The Google Pixel Fold has been on our radar for a while, even if rumors about the foldable phone have been quiet recently. Nevertheless, a number of Google watchers insist that we're going to see a Pixel Fold in the coming year. So if that's true, what should we expect?
Given Google works to make Android friendly for foldable phones like the Samsung Galaxy Z Fold 4, there's an argument that the search giant doesn't need to make its own folding phone. But an idealized version of a foldable phone from Google's perspective is still a tantalizing prospect. And it could mean more competition for the title of best foldable phone, which is always a good thing. (Speaking of competition, here's how a Google Pixel Fold vs. Samsung Galaxy Z Fold 4 face-off could shake out based on early rumors about Google's phone.)
With the caveat that there's still more details about Googles foldable plans that need to emerge, here's what we've heard so far about the Google Pixel Fold and the search giant's foldable plans.
Google Pixel Fold latest news (Updated January 17)
- Check out this hands-on with a Pixel Fold dummy unit
- Google could be preparing the Pixel Fold to launch at the same time as its biggest rival.
- Based on rumors thus far, here's how the Google Pixel Fold vs. Samsung Galaxy Z Fold 4 comparison is shaping up.
- New renders of the Google Pixel Fold have given us another glimpse at what Google's first foldable phone could look like.
Google Pixel Fold rumored release date
The Google Pixel Fold's release date has long been open to speculation, now Front Page Tech (opens in new tab) has said it could launch in May 2023 along with the Pixel Tablet. For what it's worth, Google typically holds its developers conference in May each year, and at the 2022 event, it showed off the Pixel 6a and Pixel 7 phones.
However, display analyst Ross Young reckons the Pixel Fold could arrive in the first quarter of 2023, at least going by his forecast of panel shipments and production. This would seem like a fairly decent prediction to us, though we'd not yet put a substantial sum on it. Hopefully, we'll see the Pixel Fold next year before the summer comes calling.
If you want yet another opinion, another source claims the Pixel Fold could instead arrive in late summer/early fall. That would coincide with the likely launch of the Galaxy Z Fold 5, but is far later than either of the other two sources are saying.
Google Pixel Fold price
Some rumors indicate that the Pixel Fold could cost less than the Galaxy Z Fold line, while others say that it could as much as Samsung's top tier foldables.
Front Page Tech has just said that the Pixel Fold could cost as much as $1,799 which is much more expensive than the Pixel 7 series and as much as the Samsung Galaxy Z Fold 4.
9to5Google (opens in new tab) earlier reported that the Pixel Fold could cost less than the Galaxy Z Fold line (opens in new tab), and more specifically around $1,400, which would be a welcome move.
Right now, the Samsung Galaxy Z Fold 4 is the most expensive foldable you can get, costing $1,799. Flip phones like the new Galaxy Z Flip 4 or Motorola Razr 5G are a little more affordable at $999 and $1,399, respectively — affordable being a relative term in this case.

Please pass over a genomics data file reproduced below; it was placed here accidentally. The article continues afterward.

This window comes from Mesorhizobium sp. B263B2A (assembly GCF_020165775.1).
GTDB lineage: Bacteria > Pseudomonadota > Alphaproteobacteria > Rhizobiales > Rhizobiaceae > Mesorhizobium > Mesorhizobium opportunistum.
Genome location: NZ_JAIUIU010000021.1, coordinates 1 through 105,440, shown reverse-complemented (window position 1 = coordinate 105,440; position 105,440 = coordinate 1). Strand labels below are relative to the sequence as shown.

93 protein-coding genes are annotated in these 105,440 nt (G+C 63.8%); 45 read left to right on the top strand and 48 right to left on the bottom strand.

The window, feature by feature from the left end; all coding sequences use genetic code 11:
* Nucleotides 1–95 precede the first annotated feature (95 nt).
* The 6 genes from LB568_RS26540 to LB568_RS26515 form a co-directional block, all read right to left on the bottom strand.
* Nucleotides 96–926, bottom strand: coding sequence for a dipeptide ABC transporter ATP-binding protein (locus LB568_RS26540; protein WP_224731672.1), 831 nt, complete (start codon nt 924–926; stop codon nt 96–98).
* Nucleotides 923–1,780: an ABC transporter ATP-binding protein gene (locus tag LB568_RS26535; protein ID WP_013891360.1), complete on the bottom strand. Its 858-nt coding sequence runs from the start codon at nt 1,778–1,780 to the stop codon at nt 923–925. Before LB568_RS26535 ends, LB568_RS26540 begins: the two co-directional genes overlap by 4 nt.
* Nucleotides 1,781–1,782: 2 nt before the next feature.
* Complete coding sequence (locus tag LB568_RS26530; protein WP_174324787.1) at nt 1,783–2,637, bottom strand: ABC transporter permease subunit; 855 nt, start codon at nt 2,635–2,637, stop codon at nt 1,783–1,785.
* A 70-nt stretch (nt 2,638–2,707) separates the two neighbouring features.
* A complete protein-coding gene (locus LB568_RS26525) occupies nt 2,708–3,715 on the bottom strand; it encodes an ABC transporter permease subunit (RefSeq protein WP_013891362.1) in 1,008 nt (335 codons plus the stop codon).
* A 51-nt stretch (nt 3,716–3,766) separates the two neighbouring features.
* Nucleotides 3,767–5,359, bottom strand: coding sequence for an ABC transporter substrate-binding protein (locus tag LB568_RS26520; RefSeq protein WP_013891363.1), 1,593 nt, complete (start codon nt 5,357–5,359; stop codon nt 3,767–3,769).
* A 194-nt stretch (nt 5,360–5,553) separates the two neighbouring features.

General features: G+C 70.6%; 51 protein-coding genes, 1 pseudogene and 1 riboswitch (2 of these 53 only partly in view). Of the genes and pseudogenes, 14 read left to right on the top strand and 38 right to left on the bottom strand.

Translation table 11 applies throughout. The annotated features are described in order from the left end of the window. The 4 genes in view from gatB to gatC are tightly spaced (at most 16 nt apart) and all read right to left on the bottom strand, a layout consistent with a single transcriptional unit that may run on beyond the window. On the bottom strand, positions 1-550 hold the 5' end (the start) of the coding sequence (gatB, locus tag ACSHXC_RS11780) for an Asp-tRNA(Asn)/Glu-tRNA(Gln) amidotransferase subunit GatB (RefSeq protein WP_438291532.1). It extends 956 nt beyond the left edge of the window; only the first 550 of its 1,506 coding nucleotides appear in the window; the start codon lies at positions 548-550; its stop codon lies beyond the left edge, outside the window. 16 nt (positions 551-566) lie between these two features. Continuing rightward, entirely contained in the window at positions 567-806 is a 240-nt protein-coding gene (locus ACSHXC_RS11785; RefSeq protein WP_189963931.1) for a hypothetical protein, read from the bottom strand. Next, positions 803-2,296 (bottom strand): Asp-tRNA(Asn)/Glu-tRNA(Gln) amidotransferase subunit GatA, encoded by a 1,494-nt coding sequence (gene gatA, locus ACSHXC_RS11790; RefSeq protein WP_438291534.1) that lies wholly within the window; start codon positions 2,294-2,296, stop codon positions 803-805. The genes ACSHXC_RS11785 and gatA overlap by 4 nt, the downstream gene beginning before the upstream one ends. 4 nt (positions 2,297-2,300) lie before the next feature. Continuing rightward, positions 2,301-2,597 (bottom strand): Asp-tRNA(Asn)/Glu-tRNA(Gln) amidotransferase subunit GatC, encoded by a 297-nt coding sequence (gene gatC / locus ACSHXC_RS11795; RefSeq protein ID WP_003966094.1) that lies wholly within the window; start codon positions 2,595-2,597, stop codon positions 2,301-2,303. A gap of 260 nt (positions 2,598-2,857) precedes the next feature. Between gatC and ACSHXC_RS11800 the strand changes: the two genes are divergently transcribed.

Google's approach with its most recent Pixel phones has been to undercut the competition, with the Pixel 7 and Pixel 7 Pro both very competitively priced. In fact, we think it's one of the ways the Google Pixels beat the current iPhone and Galaxy phones.
Google Pixel Fold name: Pixel Notepad?
According to a report in 9to5Google, it's possible that the Google Pixel Fold could be called the Pixel Notepad. If this proves true, we would expect Google to offer stylus support, but that remains to be seen. The same report says that Google has considered other names, such as Logbook, but hopefully that's out of the running.
For now, we'll refer to the device as the Pixel Fold, as that's the moniker most rumor mongers are using.
Google Pixel Fold design
Going by the rumors thus far, the Google Pixel Fold could look a lot like a thicker Google Pixel 7 Pro from the outside, and then fold out like a Galaxy Z Fold 4 to reveal its larger internal display. But unlike the latter phone, the Pixel Fold could have a shorter but wider outside display, offering a look that's not too far away from the Oppo Find N.
New Google Pixel Fold renders seemingly based on leaked information, showcase this design and hint at a folding phone that sits between the Find N and Galaxy Z Fold 4.
A later plastic dummy of the Pixel Fold, presumably based on these leaks, was later revealed, showing how the design looks in reality, albeit with some of the features missing.
Apparently the foldable Pixel will feature a 7.69-inch inner display and a 5.79-inch outer display, and measure 158.7 x 139.7 x 5.7mm (6.2 x 5.5 x 0.2 inches) when unfolded, or 8.3mm deep (0.3 inches) if you include the Pixel 7-style shiny metal camera bar. And it'll supposedly be available in either silver or black.
Developer Kuba Wojciechowski has leaked key display details of the Google Pixel Fold noting the resolution of the inner display is expected te be 2208 x 1840. This is extremely close to the Samsung Galaxy Z Fold 4 specs as well that has a 7.6-inch inner display.